Out of Sight, but Not Out of Mind
Simulyze, Inc. devises data-based application, analysis, and management programs for “Large streams of data from various sources in relation to BVLOS, and visualizes all aspects of multiple flight operations in a single, customized graphical interface,” their Mission Insight application.
BVLOS – Beyond Visual Line of Sight – may become the most important abbreviation in the unmanned aerial system’s (UAS’s) lexicon. It has only been a few years since a George Bye-initiated program put the Silent Falcon solar-assisted drone on missions in Canada by Silent Vectors. Those missions involved checking on the health of oil and natural gas pipelines, surveilling wildfires, and daring other far-flung forays. Obviously, having a drone beyond visual and radio range means relying on its programming and autonomous abilities – a great deal like trusting a homing pigeon to find its way home.
Simulyze’s CEO Kevin Gallagher advises, “To effectively and safely do BVLOS, you need to plan; you need to coordinate UAS [unmanned aircraft systems] into the airspace. Then during flight, you need proactive situational awareness – so you know everything around you and what’s going on, so you can actively monitor flight.”
Lack of Situational Awareness Can be Dangerous
“The Canadian transport minister announced Sunday that a drone recently collided with a commercial aircraft, marking a first in North America. The collision took place Thursday, when a Skyjet aircraft, a Beech King Air with 10 on board was on its final descent into the Jean Lesage International Airport in Quebec City.”
Drones can pop up in front of even the most conscientious pilot too quickly to avoid, and whether the UAS is accidentally or deliberately vectored into the oncoming plane is almost incidental. Anything that can keep two UASs or an airplane and a UAS apart is much to be desired.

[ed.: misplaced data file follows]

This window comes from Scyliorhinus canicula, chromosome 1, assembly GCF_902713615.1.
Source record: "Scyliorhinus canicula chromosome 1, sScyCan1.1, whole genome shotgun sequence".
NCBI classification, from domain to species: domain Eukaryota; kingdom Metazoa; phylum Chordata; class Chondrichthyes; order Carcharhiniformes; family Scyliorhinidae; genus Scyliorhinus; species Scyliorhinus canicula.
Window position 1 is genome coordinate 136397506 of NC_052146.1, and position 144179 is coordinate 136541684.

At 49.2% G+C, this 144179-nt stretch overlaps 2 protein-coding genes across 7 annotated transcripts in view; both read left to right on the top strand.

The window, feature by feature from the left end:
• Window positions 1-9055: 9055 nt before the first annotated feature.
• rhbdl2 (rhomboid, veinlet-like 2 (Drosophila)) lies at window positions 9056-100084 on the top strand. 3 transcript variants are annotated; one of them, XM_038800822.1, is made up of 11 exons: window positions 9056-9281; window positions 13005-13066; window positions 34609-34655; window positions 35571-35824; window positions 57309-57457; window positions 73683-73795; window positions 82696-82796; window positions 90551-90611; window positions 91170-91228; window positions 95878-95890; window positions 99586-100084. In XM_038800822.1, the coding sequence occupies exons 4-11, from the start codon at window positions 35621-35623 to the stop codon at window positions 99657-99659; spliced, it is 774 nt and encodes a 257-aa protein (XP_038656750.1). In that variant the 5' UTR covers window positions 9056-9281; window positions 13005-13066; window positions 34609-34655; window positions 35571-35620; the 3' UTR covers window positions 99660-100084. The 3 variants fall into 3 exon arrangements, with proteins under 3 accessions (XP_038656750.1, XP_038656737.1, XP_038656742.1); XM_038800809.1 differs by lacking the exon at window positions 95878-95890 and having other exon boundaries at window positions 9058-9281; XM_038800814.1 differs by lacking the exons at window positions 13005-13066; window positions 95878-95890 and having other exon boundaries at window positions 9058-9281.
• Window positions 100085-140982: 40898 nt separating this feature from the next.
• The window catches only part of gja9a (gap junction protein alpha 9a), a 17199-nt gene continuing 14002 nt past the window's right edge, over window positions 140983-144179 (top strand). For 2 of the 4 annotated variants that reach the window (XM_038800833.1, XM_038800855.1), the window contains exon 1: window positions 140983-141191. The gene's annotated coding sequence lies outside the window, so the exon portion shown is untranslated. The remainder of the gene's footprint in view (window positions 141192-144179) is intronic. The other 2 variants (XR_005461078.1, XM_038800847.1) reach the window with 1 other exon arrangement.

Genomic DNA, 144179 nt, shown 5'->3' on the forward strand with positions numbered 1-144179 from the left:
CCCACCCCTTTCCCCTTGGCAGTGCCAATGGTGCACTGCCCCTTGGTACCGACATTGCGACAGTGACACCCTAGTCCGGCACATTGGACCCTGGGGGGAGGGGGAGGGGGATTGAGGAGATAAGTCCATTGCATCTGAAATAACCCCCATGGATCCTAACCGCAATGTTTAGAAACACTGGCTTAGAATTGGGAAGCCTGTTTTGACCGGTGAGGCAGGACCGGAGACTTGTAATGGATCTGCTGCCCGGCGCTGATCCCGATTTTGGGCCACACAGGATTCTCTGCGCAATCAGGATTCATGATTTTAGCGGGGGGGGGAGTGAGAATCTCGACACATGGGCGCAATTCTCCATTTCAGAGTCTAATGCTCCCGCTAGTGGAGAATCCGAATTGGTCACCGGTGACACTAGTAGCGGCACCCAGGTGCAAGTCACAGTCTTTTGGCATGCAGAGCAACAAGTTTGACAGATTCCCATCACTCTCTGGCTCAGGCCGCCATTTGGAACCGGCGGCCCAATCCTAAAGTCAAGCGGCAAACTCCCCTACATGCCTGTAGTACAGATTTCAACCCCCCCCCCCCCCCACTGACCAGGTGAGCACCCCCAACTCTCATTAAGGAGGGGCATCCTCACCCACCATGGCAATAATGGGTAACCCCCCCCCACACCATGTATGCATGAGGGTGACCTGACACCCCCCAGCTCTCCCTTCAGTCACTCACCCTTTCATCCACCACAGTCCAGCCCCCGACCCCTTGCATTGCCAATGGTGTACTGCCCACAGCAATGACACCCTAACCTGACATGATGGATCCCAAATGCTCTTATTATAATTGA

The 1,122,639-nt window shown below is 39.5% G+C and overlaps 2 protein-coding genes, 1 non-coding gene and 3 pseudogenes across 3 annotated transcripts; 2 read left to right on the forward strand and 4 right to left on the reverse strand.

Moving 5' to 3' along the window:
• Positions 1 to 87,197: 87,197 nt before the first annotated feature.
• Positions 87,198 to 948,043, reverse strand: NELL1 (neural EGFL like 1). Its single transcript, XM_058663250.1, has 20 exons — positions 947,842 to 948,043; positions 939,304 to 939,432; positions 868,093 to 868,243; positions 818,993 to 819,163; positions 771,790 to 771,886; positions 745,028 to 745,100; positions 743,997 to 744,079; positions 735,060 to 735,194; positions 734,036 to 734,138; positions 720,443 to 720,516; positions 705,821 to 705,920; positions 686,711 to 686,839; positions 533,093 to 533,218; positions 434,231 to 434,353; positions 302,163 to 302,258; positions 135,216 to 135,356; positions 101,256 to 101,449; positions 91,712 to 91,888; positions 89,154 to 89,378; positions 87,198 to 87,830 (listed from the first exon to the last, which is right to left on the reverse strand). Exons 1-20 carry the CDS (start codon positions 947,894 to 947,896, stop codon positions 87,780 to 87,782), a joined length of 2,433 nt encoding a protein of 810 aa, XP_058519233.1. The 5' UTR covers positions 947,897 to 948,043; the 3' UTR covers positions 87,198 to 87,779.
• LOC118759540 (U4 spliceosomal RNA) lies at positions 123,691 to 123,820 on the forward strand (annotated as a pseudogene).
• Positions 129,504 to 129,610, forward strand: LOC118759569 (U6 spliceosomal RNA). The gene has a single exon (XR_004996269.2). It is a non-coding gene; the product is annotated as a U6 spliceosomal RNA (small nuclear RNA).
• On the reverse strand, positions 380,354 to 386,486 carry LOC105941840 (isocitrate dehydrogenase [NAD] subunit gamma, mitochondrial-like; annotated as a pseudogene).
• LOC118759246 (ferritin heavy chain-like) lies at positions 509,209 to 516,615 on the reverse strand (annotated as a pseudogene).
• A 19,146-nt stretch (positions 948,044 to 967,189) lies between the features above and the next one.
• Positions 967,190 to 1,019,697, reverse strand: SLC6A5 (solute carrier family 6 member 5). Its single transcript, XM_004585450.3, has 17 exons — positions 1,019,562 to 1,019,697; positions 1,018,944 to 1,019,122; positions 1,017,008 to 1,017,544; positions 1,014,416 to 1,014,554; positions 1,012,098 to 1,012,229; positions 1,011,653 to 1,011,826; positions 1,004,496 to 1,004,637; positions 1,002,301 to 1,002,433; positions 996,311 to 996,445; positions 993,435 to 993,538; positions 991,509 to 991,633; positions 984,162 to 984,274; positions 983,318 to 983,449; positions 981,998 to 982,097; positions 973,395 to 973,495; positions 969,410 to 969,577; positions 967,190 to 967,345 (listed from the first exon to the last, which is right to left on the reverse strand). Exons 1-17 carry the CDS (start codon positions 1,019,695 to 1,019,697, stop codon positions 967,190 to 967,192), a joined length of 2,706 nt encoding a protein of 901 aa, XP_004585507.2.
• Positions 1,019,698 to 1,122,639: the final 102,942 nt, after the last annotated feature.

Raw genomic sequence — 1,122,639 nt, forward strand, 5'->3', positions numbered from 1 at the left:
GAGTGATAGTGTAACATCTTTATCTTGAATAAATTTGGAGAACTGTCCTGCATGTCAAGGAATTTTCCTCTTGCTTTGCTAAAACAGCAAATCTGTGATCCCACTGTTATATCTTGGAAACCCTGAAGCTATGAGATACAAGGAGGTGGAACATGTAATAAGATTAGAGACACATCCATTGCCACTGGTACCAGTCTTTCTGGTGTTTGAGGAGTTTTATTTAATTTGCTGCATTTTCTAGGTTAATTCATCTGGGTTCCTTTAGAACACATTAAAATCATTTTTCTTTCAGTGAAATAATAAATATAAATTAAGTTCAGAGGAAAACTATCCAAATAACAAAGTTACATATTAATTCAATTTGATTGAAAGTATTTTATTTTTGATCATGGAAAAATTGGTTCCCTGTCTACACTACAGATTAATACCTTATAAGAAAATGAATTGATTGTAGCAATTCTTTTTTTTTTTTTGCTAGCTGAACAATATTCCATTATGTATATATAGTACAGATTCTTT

Flying in Descended Minimums
Another element in UAS control is the maximum ceiling for operation. To fly around urban and suburban areas does not require high cruising altitudes, and most plans for future airspace control lock delivery-type UASs into a low altitude arena. This also raises the density of traffic in any given area, making big data a necessary function of any control system. As researchers at NASA’s Ames Research Center at Moffett Field have predicted and promoted, “The two main mantras of UTM include (1) flexibility where possible and structure where necessary and (2) a risk-based approach where geographical assets and UAS use cases will indicate the performance required to operate in the airspace.”
Simulyze responds to this premise with their Mission Insight platform, incorporating planning and situational awareness. This will enable operators to file flight plans and reduce scatter-shot randomness of spontaneous occurrences. At the same time, monitoring of aircraft status, position and platform health will help assure safe delivery of everyone’s pizza or consumer device with great security and the lowest danger to those in the air or on the ground. “Simulyze believes data management is the key to UAS pilots flying safely BVLOS in the same airspace as other UAVs and manned aircraft.”
Test flights in Alaska and North Dakota allow early demonstration of system capabilities in relatively unpopulated areas. As operators and databases become more informed, real-time analytics will enable moves to more crowded skies.
As with jazz, what sounds like improvisation is often formed on a solid, well-rehearsed base that enables occasional departures from the score, but relies always on careful planning and disciplined execution.